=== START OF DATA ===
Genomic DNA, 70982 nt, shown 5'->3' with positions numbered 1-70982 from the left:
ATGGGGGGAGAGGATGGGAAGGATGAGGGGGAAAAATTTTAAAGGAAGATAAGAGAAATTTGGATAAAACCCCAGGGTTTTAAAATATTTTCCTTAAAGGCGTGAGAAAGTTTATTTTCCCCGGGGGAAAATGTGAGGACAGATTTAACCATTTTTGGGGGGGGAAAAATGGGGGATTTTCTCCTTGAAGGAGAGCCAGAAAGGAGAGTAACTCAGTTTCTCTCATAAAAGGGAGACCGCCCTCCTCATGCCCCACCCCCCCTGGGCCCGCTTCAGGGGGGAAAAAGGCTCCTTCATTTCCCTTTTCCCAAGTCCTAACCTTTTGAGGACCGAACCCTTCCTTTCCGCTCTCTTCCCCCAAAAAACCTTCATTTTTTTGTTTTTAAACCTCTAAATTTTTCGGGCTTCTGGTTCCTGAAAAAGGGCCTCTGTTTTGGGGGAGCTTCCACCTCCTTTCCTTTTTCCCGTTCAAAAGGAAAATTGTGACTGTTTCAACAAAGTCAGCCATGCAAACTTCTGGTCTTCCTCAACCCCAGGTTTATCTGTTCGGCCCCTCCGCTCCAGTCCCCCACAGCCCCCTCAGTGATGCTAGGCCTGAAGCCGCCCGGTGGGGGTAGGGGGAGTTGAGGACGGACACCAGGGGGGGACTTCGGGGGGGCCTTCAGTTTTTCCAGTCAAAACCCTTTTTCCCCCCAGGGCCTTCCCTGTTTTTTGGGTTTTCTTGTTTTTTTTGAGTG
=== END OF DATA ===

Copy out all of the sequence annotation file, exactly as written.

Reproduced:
Genomic DNA, 70982 nt, shown 5'->3' with positions numbered 1-70982 from the left:
ATGGGGGGAGAGGATGGGAAGGATGAGGGGGAAAAATTTTAAAGGAAGATAAGAGAAATTTGGATAAAACCCCAGGGTTTTAAAATATTTTCCTTAAAGGCGTGAGAAAGTTTATTTTCCCCGGGGGAAAATGTGAGGACAGATTTAACCATTTTTGGGGGGGGAAAAATGGGGGATTTTCTCCTTGAAGGAGAGCCAGAAAGGAGAGTAACTCAGTTTCTCTCATAAAAGGGAGACCGCCCTCCTCATGCCCCACCCCCCCTGGGCCCGCTTCAGGGGGGAAAAAGGCTCCTTCATTTCCCTTTTCCCAAGTCCTAACCTTTTGAGGACCGAACCCTTCCTTTCCGCTCTCTTCCCCCAAAAAACCTTCATTTTTTTGTTTTTAAACCTCTAAATTTTTCGGGCTTCTGGTTCCTGAAAAAGGGCCTCTGTTTTGGGGGAGCTTCCACCTCCTTTCCTTTTTCCCGTTCAAAAGGAAAATTGTGACTGTTTCAACAAAGTCAGCCATGCAAACTTCTGGTCTTCCTCAACCCCAGGTTTATCTGTTCGGCCCCTCCGCTCCAGTCCCCCACAGCCCCCTCAGTGATGCTAGGCCTGAAGCCGCCCGGTGGGGGTAGGGGGAGTTGAGGACGGACACCAGGGGGGGACTTCGGGGGGGCCTTCAGTTTTTCCAGTCAAAACCCTTTTTCCCCCCAGGGCCTTCCCTGTTTTTTGGGTTTTCTTGTTTTTTTTGAGTG